3D printing said it will change the world in 2011. Then it said it will revolutionize manufacturing in 2015. Its 2020 and it didn't happen. Injection molding is not going anywhere. SLA litho has nicer quality parts but take exceedingly long to print and more importantly - clean/UV bake takes a long time to cure.
One area where 3D printing is actually useful is to be able to print parts that would be impossible to manufacture using injection molding - that cost to benefit ratio must be evaluated and questioned - do we really need a part like this? Perhaps its a dental implant, etc. Then it's justified.
Aren't there parts that exist that are easier to 3D print, due to overlapping elements or internal geometry which require additional manufacturing steps when using injection molds?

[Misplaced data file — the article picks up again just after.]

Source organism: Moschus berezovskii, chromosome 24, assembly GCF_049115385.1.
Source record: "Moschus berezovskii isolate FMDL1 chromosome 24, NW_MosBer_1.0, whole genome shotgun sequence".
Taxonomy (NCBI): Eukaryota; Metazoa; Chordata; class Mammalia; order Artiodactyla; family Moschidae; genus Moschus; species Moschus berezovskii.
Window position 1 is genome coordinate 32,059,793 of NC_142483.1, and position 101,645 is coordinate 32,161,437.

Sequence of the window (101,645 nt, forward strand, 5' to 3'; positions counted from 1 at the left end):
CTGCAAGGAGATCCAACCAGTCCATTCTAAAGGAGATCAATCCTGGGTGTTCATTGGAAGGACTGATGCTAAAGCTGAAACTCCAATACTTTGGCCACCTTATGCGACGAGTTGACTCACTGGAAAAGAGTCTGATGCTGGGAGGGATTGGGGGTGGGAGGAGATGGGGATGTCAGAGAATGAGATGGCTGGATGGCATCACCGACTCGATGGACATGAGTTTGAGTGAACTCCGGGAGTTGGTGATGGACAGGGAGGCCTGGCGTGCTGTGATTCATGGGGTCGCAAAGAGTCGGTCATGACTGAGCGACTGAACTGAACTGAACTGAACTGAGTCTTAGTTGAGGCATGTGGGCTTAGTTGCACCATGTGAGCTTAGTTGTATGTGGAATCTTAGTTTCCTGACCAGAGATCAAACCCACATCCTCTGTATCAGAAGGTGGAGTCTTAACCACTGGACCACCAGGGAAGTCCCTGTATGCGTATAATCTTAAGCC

Alternatively, its possible to just use Aluminium molds for upto 10k parts.
1000 per month won't really do much. It's a start is all.
Also, i doubt 1 million is a realistic figure. I don't think things will get that bad.
Perhaps we'll stop it. Then we won't need them. Perhaps we won't. Then we will. I'd rather have them than play dice with a million lives.
The million number already has a discount over the worst-case, by the way. Worst-case, all 330 million people catch this, 5% end up critical, and we need >15 million.
And yes, we would need to train up people to run them. It'd be a real mess.
The numbers are not pretty, however you run them.